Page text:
This pick for Frankenstein is a little bit silly. In the book, the monster is created from a blend of random human parts, chemicals, and electricity. So, a blended spice tea is perfect for this one. Chai is the best because if you start from scratch, you can create a mixture of spices that fits your own preferences. You can play Frankenstein, but with tea! The spiciness you get from chai represents the electricity used to push the monster to life.

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'Lord of the Flies' by William Golding

Tea Pairing: Young Hyson

Pairing Lord of the Flies with Young Hyson tea is for a pretty literal reason. In the book, young boys are stranded on an island. They develop their own government but quickly morph into violent, brutal kids who all think they know better than the next one. Young Hyson is a green tea that’s made from young leaves (young, just like the stranded boys). The leaves are thinly rolled and twisted, ending up with a slightly curled appearance that unfurls when it’s brewed (just as the boys became twisted and unfurled into a rage when left to their own devices). Some tea aficionados say Young Hyson can only be truly enjoyed by people who have tried all other green teas, which seems just as elitist as some of the boys in the book.

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'1984' by George Orwell

Tea Pairing: Lapsang Souchong

In 1984, the population of Oceania was subject to an all-controlling totalitarian government. It regularly oversteps the boundaries of what we consider acceptable in the real world. Pair this book with a cup of lapsang souchong. The black tea is smoky and dark, so much so that I recommend coffee drinkers turn to a cup of this first to break into the world of tea. If you over-brew it—or if you just don’t particularly care for heavy teas—lapsang souchong can take over whatever else you might be smelling or tasting. It’s a bit totalitarian, like the government in the book. Cut it with milk or sweetener if it’s too strong for you.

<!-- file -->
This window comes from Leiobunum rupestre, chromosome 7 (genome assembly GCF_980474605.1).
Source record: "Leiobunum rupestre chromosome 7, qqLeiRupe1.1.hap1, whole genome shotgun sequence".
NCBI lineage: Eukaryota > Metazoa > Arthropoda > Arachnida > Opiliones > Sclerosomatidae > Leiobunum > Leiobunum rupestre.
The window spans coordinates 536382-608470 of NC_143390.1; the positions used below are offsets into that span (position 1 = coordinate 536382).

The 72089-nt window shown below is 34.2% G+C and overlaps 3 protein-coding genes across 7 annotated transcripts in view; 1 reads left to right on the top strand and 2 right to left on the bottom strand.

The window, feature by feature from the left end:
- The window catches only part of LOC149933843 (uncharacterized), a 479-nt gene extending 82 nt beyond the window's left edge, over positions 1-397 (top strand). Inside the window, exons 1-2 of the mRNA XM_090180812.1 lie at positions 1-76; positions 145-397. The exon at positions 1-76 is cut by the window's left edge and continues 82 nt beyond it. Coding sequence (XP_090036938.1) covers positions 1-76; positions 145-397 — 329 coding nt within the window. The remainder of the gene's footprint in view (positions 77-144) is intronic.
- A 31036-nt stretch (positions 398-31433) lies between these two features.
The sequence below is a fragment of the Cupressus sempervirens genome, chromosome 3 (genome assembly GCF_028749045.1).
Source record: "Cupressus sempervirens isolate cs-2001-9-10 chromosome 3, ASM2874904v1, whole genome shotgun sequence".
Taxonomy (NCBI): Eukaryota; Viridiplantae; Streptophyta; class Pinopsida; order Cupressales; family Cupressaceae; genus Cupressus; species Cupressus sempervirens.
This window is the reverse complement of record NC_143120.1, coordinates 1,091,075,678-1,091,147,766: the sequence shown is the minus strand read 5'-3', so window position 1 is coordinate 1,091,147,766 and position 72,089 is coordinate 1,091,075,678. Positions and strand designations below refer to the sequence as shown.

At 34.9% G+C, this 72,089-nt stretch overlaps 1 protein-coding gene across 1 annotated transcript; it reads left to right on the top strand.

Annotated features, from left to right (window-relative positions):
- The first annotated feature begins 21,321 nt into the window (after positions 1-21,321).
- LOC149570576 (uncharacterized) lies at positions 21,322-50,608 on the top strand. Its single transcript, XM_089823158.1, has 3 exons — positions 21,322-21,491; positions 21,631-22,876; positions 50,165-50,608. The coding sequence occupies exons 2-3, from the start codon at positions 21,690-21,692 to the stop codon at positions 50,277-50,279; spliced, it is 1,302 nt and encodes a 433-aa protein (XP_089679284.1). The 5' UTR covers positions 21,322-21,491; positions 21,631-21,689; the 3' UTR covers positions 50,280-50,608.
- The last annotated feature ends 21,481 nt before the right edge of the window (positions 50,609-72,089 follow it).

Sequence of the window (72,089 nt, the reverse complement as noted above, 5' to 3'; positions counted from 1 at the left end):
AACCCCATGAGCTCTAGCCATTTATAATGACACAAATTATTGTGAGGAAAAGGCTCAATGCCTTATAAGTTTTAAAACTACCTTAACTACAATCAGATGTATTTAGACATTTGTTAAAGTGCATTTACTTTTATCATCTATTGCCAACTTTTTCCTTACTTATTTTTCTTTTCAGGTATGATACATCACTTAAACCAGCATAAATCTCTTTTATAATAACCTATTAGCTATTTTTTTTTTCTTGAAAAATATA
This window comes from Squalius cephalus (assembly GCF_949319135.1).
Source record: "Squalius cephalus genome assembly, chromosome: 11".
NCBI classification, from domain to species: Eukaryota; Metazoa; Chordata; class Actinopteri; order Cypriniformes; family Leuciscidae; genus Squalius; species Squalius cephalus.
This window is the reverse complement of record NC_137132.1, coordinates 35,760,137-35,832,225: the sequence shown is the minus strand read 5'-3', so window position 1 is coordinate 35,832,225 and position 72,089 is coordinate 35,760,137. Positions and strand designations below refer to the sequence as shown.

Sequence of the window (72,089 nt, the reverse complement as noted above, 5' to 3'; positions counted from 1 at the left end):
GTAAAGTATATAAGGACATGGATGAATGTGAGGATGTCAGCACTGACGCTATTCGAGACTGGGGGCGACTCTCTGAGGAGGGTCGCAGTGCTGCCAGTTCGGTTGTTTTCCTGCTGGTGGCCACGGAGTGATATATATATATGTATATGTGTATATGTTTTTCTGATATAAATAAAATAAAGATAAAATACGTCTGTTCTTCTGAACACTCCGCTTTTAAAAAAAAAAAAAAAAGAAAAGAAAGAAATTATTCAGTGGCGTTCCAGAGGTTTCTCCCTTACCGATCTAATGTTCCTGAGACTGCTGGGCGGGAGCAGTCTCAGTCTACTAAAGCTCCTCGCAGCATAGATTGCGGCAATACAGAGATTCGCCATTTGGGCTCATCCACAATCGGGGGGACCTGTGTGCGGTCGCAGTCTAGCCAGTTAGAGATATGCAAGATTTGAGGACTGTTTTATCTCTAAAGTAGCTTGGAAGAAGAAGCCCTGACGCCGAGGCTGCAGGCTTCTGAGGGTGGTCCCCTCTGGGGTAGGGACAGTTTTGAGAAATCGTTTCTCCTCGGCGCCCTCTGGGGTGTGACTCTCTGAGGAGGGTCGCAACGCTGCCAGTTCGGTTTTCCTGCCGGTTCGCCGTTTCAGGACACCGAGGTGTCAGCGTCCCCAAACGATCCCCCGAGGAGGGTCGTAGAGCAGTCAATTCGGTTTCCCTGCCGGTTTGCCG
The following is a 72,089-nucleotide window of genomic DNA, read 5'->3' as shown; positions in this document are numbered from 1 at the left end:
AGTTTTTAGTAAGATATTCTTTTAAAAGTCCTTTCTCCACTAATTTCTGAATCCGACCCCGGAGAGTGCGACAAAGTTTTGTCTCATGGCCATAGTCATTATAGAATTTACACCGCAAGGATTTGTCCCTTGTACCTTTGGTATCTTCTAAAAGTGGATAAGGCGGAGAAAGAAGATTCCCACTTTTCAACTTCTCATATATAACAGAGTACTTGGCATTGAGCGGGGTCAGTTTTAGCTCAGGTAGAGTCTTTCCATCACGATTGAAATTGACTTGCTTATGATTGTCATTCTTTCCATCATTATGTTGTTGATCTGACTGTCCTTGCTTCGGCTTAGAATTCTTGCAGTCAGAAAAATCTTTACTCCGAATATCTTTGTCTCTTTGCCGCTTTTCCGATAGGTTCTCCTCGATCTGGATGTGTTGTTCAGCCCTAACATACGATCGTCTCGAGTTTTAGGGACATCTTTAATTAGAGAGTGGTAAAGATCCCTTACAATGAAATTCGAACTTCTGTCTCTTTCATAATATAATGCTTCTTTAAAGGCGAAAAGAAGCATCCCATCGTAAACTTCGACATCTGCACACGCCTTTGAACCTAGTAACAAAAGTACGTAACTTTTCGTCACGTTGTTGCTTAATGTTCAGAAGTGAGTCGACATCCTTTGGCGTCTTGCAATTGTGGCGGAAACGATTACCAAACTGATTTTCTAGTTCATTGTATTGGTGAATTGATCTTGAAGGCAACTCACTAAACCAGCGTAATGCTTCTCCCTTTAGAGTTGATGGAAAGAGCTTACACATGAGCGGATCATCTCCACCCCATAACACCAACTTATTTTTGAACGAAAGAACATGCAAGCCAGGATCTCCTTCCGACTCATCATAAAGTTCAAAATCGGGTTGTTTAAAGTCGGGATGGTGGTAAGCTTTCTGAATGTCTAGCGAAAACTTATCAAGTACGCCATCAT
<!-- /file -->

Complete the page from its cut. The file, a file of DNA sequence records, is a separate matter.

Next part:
8 OF 9

'Alice’s Adventures in Wonderland' by Lewis Carroll

Tea Pairing: Butterfly Pea Flower with Lemon

When I think of Alice’s Adventures in Wonderland, I think of a fanciful tale full of magic and whimsy. So, what better than a color-changing tisane to go along with the dreamy tale? Butterfly pea flowers, when steeped, turn the water a deep blue. But add a drop of lemon—your drink will turn purple. The more lemon you add, the more the color shifts. It’s a fantastical match for a book of the same caliber.

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'Wuthering Heights' by Emily Brontë

Tea Pairing: Darjeeling

At the crux of Wuthering Heights is Heathcliff, a bitter, angry man who saw his soulmate marry another. He spent his life exacting his revenge on the people who took her from him (as he saw it) and on those who treated him poorly and their descendants. Darjeeling is the best tea for this book because it’s a black tea and complex by nature—just like Heathcliff’s anger and plans for revenge. Plus, it can only be called Darjeeling if grown and processed in a specific region of India. It doesn’t exist outside that region, as Heathcliff’s life barely existed outside of Catherine’s influence.